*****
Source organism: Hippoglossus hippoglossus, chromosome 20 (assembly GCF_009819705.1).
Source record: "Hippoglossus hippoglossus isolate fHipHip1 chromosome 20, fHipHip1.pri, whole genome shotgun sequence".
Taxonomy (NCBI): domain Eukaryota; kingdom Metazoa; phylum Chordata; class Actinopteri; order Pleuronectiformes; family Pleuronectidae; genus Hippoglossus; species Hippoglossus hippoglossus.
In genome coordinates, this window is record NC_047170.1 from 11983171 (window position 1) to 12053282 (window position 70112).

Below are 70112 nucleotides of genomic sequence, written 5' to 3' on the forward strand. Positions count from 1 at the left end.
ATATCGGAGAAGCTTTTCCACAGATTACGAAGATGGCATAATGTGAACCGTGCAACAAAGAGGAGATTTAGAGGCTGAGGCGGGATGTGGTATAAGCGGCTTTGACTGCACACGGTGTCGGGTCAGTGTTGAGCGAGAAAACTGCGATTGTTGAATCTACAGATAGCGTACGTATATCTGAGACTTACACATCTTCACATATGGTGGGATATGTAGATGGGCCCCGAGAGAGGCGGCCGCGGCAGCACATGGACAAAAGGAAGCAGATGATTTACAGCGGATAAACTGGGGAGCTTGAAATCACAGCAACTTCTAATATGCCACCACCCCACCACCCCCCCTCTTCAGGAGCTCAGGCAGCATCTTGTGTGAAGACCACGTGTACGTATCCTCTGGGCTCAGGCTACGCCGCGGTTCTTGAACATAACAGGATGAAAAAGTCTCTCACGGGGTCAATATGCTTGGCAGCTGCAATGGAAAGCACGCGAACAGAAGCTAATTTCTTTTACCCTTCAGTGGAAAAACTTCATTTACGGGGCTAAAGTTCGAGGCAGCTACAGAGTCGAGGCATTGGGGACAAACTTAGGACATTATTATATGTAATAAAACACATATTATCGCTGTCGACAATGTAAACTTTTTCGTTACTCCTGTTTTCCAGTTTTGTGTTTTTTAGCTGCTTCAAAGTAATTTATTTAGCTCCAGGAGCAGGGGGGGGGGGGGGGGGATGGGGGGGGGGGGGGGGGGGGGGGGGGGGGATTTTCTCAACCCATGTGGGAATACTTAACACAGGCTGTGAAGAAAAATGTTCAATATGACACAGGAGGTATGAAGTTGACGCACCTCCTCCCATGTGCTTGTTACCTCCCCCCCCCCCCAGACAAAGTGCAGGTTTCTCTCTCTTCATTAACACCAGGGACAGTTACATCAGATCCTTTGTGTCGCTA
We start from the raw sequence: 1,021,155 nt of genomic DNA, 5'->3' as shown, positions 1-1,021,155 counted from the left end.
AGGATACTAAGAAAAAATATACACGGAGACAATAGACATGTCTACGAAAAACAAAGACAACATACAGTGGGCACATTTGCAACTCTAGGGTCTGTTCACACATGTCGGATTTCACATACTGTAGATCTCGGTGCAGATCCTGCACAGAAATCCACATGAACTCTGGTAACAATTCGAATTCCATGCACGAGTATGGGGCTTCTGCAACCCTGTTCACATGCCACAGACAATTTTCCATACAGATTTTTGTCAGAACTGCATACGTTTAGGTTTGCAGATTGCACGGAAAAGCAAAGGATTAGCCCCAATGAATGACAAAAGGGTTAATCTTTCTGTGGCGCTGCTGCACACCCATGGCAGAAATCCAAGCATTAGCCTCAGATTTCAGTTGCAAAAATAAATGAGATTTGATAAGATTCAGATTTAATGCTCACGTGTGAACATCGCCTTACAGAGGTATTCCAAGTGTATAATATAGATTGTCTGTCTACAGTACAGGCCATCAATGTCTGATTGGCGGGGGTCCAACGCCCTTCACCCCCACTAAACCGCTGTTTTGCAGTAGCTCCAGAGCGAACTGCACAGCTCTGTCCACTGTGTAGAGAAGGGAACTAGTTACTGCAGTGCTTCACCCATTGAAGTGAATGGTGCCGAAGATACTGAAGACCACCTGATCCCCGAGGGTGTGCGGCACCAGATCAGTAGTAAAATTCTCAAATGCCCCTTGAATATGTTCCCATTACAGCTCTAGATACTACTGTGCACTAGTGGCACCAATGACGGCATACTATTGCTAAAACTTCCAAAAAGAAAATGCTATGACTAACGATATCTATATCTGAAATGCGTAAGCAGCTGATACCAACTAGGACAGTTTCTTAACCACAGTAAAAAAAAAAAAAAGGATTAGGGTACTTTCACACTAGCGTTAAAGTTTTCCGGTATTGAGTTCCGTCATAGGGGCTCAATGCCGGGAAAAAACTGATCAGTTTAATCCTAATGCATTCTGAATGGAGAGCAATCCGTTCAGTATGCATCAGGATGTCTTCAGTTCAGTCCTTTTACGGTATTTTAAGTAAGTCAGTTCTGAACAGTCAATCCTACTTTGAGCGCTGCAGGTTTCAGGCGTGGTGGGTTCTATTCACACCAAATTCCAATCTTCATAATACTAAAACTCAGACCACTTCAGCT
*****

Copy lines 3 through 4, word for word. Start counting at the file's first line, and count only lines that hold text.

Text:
Taxonomy (NCBI): domain Eukaryota; kingdom Metazoa; phylum Chordata; class Actinopteri; order Pleuronectiformes; family Pleuronectidae; genus Hippoglossus; species Hippoglossus hippoglossus.
In genome coordinates, this window is record NC_047170.1 from 11983171 (window position 1) to 12053282 (window position 70112).